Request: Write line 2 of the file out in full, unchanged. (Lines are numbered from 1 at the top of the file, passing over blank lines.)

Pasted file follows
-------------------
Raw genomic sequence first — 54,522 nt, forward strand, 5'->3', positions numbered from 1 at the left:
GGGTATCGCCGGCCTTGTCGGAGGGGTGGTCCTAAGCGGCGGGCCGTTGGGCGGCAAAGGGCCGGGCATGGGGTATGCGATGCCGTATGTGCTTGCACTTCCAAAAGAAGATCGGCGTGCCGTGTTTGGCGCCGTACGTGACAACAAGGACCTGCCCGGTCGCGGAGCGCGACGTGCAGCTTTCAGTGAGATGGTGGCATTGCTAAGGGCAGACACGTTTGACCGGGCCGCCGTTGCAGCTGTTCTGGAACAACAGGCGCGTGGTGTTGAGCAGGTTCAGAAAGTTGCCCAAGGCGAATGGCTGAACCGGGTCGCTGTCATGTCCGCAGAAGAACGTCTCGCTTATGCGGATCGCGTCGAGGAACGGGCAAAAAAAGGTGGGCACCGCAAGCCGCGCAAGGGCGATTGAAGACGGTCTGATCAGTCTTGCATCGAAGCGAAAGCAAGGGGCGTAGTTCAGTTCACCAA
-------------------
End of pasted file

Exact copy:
GGGTATCGCCGGCCTTGTCGGAGGGGTGGTCCTAAGCGGCGGGCCGTTGGGCGGCAAAGGGCCGGGCATGGGGTATGCGATGCCGTATGTGCTTGCACTTCCAAAAGAAGATCGGCGTGCCGTGTTTGGCGCCGTACGTGACAACAAGGACCTGCCCGGTCGCGGAGCGCGACGTGCAGCTTTCAGTGAGATGGTGGCATTGCTAAGGGCAGACACGTTTGACCGGGCCGCCGTTGCAGCTGTTCTGGAACAACAGGCGCGTGGTGTTGAGCAGGTTCAGAAAGTTGCCCAAGGCGAATGGCTGAACCGGGTCGCTGTCATGTCCGCAGAAGAACGTCTCGCTTATGCGGATCGCGTCGAGGAACGGGCAAAAAAAGGTGGGCACCGCAAGCCGCGCAAGGGCGATTGAAGACGGTCTGATCAGTCTTGCATCGAAGCGAAAGCAAGGGGCGTAGTTCAGTTCACCAA